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By Brahma Chellaney
Beijing's creeping aggression signals a challenge to U.S. presence in the Asian Pacific
Independent voices from the The Washington Times Communities
Topic - Senate Health, Education, Labor And Pensions Committee
If Senate Democrats have their way, businesses and employers around the nation will soon have to pay workers a minimum $10.10 per hour.
Gay rights advocates won another victory Wednesday after a Senate panel approved a bill that would prohibit employers from discriminating against workers on the basis of sexual orientation or gender identity.
Senior Republican senators on Thursday asked the Health and Human Services' inspector general to investigate Secretary Kathleen Sebelius' fundraising drive to promote the new health care law — a practice ethics specialists have said is anything from a legal stretch to a shakedown for cash.
President Obama's nominee to head the U.S. Department of Labor hit another snag in the Senate on Wednesday after Republicans who oppose the pick used a parliamentary maneuver to again delay a key vote on his nomination.
Sen. Tom Harkin said he will remove his hold on President Obama's pick to lead the nation's Medicare agency, but the powerful Iowa Democrat said Tuesday he is still not happy with the administration's "penny-wise, pound-foolish" tendency to raid a fund designated for preventative health programs.
President Obama's nominee to run the Labor Department on Thursday acknowledged during his Senate confirmation hearing the administration has understated the nation's unemployment rate.
Obama administration waivers granted to 34 states and the District of Columbia, which freed them from the constraints and mandates of the No Child Left Behind law, would be nullified if lawmakers move a major new education reform package this year, Education Secretary Arne Duncan told lawmakers Thursday.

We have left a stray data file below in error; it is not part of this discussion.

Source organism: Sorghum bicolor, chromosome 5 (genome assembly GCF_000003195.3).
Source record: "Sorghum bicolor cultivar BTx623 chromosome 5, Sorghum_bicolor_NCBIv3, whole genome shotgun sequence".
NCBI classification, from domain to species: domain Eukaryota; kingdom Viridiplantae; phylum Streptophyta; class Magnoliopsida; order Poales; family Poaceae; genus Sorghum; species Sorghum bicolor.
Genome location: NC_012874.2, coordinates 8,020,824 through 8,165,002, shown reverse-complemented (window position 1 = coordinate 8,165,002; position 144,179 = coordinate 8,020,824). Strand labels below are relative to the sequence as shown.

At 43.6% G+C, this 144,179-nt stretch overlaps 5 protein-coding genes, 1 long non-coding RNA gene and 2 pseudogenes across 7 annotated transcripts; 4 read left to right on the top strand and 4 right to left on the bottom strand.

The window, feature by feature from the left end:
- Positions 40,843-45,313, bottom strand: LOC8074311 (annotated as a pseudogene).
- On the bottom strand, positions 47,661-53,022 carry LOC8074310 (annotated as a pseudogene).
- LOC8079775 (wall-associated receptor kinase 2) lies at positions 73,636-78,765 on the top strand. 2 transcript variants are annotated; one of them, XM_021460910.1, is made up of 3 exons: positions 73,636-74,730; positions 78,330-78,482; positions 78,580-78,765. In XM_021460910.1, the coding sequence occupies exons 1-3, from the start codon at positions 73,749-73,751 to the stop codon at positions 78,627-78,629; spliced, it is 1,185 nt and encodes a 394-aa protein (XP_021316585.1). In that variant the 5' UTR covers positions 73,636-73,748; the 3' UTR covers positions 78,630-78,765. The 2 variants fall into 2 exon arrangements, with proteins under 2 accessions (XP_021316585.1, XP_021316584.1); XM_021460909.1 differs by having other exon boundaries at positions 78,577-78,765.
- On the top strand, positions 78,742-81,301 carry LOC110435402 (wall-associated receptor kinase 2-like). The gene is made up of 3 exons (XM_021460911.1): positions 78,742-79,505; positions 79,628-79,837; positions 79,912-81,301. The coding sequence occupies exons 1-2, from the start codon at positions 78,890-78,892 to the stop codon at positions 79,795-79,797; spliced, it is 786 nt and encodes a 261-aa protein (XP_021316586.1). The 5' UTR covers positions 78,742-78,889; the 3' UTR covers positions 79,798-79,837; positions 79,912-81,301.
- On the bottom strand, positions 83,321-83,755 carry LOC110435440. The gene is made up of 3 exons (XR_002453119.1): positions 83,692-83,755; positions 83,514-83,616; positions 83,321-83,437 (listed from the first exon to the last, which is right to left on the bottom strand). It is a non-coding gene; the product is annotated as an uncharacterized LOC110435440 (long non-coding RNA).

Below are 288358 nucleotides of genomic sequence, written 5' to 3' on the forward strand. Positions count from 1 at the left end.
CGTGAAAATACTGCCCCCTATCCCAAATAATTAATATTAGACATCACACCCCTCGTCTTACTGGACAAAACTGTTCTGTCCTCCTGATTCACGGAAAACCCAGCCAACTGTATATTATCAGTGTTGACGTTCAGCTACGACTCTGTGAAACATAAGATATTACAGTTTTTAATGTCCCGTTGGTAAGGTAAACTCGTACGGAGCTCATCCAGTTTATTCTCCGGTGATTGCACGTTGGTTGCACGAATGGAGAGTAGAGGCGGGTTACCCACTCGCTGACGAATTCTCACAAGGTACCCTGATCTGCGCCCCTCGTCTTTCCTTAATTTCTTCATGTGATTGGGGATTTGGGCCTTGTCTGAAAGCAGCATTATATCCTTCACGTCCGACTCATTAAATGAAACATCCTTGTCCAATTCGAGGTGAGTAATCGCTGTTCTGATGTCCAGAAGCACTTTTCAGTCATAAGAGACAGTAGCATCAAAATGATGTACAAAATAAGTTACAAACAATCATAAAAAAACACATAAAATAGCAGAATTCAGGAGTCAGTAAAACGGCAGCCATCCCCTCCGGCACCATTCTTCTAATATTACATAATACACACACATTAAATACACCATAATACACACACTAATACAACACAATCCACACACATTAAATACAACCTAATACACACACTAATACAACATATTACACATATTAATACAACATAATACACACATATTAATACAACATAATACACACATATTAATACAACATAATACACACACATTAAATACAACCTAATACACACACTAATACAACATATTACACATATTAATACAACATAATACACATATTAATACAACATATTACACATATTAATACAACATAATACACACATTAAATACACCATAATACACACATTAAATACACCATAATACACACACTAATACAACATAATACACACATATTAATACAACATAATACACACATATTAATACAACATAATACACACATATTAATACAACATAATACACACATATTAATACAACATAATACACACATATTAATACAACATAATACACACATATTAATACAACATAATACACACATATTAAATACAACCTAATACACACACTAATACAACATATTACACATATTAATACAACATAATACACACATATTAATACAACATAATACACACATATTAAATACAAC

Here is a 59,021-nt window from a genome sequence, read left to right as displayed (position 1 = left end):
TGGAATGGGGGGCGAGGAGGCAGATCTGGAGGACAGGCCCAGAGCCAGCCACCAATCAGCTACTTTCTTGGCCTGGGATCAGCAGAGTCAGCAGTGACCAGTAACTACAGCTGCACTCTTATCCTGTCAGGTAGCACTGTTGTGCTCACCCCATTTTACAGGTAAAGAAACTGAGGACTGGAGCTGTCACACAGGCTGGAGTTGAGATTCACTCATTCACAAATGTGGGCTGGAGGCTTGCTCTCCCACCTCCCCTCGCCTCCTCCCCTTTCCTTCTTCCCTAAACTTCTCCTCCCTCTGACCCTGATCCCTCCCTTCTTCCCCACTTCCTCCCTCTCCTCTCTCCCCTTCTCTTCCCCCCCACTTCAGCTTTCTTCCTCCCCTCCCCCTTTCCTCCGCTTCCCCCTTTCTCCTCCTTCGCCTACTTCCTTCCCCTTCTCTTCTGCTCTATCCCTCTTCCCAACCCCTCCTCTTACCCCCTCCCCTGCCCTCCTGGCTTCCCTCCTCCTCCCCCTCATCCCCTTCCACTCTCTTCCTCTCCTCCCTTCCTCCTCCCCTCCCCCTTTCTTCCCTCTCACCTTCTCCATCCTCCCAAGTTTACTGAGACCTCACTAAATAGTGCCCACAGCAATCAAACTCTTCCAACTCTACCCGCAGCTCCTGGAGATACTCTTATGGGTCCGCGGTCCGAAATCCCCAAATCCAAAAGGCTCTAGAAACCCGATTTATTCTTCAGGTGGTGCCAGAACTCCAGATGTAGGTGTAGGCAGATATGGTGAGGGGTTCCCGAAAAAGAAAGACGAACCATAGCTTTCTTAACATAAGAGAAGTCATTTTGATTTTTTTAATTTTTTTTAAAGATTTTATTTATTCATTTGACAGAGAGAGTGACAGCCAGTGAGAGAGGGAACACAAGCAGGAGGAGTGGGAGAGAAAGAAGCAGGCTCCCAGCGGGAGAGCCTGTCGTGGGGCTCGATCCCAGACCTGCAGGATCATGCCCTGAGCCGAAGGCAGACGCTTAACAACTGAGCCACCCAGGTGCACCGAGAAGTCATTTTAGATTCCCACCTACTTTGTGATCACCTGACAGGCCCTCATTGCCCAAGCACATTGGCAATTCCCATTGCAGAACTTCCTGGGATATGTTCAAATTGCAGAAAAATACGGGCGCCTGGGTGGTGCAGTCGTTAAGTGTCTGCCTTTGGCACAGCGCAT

The nation's premier worker-safety agency takes nearly eight years on average to adopt new safety regulations, government auditors said in a report issued Thursday.
Ten states were given an exit from the mandates of the No Child Left Behind law Thursday, as the Obama administration followed through on its promise to overhaul federal education policy without Congress.
Ac countability. Everyone is for it. It's by far the most popular word used in refer- ence to No Child Left Behind (NCLB) reauthorization discussions this week and state efforts this month to get federal waivers to avoid NCLB sanctions for missing proficiency targets in reading and math.
Continuing his recent tack of bypassing Congress and enacting reforms "without them," President Obama on Wednesday announced a package of student loan reforms designed to lower college graduates' monthly payments, arguing his plan will redirect some of that borrowed money into the economy to promote job growth.
Democrats plan to introduce two anti-bullying amendments when a major education reform proposal hits the Senate floor later this year - but the measures could put bipartisan support for the bill in serious jeopardy.
After 13 hours of debate, a key Senate panel approved its long-awaited education reform bill with bipartisan support Thursday night, a major step in the process of overhauling the 10-year-old No Child Left Behind law.
Hailing it as a breakthrough of bipartisanship, Sen. Tom Harkin on Tuesday unveiled his long-awaited education reform package, a wide-ranging bill that in many ways reduces the federal government's involvement in local districts and state education systems.
After months of delay, Sen. Tom Harkin, Iowa Democrat, is expected to release his blueprint for education reform on Tuesday, following the White House, Senate Republicans and the House GOP, in laying his cards on the table in the debate over what should replace the decade-old No Child Left Behind law.